Pelaez is an attorney who was Toyota’s first local hire when the car company started working towards its manufacturing site in south San Antonio. He also served as chair of the board in charge of Brooks City Base, a former military base turned mixed-use development on the South Side.
In his remarks on Thursday that critiqued the plan, Pelaez also criticized some business leaders, though not by name. He said that some he spoke with have not even read the 84-page document.
“I do challenge them,” he said. “I’ll tell them, ‘Tell me which page offends you the most of this climate adaptation plan.’ And then they’ll break down and tell me, ‘Well, I’ve never read it.’ But they’re still very offended because they know it’s full of hippie stuff. That’s what they say. They show up to the table with their own biases.”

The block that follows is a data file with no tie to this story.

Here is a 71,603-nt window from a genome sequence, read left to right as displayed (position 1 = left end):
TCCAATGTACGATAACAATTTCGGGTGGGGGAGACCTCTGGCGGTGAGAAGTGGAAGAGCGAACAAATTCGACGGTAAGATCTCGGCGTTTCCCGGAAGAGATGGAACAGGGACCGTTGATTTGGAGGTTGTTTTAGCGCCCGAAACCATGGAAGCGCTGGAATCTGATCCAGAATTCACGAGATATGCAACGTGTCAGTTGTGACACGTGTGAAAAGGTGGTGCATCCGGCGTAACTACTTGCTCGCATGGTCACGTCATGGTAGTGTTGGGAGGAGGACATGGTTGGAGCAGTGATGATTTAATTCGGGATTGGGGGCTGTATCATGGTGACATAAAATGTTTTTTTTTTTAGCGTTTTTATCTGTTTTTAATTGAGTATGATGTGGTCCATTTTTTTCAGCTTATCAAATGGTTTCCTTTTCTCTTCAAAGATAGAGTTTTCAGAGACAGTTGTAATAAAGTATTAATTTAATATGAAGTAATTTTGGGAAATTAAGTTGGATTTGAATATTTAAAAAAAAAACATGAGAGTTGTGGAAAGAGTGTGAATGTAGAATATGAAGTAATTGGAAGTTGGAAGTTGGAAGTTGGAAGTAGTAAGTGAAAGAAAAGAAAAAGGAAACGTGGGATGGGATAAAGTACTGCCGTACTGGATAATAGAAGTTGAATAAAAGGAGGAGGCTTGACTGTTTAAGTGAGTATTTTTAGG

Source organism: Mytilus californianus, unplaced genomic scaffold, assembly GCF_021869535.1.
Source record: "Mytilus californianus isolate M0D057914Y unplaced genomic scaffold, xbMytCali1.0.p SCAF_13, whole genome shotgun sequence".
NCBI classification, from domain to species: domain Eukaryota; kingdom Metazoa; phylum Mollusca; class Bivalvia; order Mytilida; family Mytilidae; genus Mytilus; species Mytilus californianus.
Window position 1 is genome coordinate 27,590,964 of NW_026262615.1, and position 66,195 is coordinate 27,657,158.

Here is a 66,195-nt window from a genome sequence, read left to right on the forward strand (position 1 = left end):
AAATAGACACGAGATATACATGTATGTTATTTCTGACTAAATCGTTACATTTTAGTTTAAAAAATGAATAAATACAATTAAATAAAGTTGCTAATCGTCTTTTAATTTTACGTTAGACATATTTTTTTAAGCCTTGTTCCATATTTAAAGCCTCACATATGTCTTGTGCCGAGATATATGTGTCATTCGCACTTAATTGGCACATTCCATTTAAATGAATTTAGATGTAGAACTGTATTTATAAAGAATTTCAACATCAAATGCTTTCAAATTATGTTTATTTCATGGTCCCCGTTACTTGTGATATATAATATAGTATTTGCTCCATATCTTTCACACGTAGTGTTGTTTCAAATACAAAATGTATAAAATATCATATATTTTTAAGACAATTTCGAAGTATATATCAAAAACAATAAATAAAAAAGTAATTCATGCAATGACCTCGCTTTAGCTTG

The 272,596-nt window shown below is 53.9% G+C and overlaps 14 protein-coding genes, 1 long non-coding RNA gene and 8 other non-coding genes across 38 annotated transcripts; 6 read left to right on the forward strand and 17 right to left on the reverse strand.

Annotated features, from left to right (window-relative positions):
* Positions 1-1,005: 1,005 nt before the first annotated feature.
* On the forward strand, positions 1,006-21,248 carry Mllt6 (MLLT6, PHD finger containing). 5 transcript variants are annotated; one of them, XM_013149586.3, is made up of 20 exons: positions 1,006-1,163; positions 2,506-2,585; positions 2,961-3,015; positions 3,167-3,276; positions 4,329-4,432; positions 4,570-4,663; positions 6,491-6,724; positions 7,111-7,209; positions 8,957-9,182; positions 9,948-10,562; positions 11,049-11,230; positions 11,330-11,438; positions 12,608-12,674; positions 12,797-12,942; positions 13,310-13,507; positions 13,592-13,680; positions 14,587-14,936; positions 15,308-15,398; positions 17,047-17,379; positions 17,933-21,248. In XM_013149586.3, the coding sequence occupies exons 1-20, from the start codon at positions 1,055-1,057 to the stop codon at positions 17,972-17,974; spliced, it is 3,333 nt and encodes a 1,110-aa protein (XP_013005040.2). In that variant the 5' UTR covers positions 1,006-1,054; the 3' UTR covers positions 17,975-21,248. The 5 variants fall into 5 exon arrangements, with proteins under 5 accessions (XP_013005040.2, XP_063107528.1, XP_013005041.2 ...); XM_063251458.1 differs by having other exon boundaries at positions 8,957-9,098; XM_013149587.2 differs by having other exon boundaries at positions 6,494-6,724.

Brown said that NuStar leadership “have now reviewed the plan extensively” and also attended a San Antonio Chamber of Commerce meeting to “better understand its contents and its potential implications.”
“Our analysis is continuing, but we do hope to be involved in meaningful dialogue before the plan is finalized,” she said.
Pelaez said the plan is “troublesome” without the buy-in of many local businesses, many of which have improved life in San Antonio. He cited the example of NuStar and the company Chairman Bill Greehey’s support for the homeless shelter Haven For Hope.
“It makes it difficult to explain to their employees, ‘Thanks for making San Antonio great – here’s a plan that completely discounts all your efforts,” Pelaez said. “I’m sensitive to that. I have to be sensitive to that because they’re my constituents.”
Pelaez also shared with the Rivard Report a letter signed by SA Automobile Dealers Chair Lee Willis and President Pamela Crail that criticized the climate plan for its lack of information on economic impacts.